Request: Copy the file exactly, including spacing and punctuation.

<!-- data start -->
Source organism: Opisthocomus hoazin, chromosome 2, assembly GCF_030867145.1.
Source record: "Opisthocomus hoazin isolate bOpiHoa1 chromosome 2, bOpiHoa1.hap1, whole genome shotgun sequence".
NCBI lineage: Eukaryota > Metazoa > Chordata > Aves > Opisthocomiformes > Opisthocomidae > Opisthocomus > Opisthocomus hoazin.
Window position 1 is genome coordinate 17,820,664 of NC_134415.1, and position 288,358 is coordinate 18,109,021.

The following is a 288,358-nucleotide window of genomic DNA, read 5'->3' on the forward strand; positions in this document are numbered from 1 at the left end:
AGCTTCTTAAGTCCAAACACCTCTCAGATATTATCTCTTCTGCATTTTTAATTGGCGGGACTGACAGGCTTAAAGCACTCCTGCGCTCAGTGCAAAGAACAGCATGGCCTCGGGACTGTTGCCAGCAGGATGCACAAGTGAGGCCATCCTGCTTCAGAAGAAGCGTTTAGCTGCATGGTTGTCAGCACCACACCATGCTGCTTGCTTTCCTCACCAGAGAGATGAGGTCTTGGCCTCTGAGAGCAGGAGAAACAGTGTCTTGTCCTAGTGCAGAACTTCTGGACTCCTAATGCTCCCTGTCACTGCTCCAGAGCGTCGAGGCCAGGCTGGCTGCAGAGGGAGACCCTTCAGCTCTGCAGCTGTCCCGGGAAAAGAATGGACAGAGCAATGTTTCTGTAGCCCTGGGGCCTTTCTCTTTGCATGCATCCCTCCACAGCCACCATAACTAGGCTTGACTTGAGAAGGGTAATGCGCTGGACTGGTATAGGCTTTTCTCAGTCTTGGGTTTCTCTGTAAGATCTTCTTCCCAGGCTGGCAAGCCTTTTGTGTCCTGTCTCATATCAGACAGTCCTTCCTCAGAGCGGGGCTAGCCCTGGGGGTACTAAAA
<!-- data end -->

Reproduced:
Source organism: Opisthocomus hoazin, chromosome 2, assembly GCF_030867145.1.
Source record: "Opisthocomus hoazin isolate bOpiHoa1 chromosome 2, bOpiHoa1.hap1, whole genome shotgun sequence".
NCBI lineage: Eukaryota > Metazoa > Chordata > Aves > Opisthocomiformes > Opisthocomidae > Opisthocomus > Opisthocomus hoazin.
Window position 1 is genome coordinate 17,820,664 of NC_134415.1, and position 288,358 is coordinate 18,109,021.

The following is a 288,358-nucleotide window of genomic DNA, read 5'->3' on the forward strand; positions in this document are numbered from 1 at the left end:
AGCTTCTTAAGTCCAAACACCTCTCAGATATTATCTCTTCTGCATTTTTAATTGGCGGGACTGACAGGCTTAAAGCACTCCTGCGCTCAGTGCAAAGAACAGCATGGCCTCGGGACTGTTGCCAGCAGGATGCACAAGTGAGGCCATCCTGCTTCAGAAGAAGCGTTTAGCTGCATGGTTGTCAGCACCACACCATGCTGCTTGCTTTCCTCACCAGAGAGATGAGGTCTTGGCCTCTGAGAGCAGGAGAAACAGTGTCTTGTCCTAGTGCAGAACTTCTGGACTCCTAATGCTCCCTGTCACTGCTCCAGAGCGTCGAGGCCAGGCTGGCTGCAGAGGGAGACCCTTCAGCTCTGCAGCTGTCCCGGGAAAAGAATGGACAGAGCAATGTTTCTGTAGCCCTGGGGCCTTTCTCTTTGCATGCATCCCTCCACAGCCACCATAACTAGGCTTGACTTGAGAAGGGTAATGCGCTGGACTGGTATAGGCTTTTCTCAGTCTTGGGTTTCTCTGTAAGATCTTCTTCCCAGGCTGGCAAGCCTTTTGTGTCCTGTCTCATATCAGACAGTCCTTCCTCAGAGCGGGGCTAGCCCTGGGGGTACTAAAA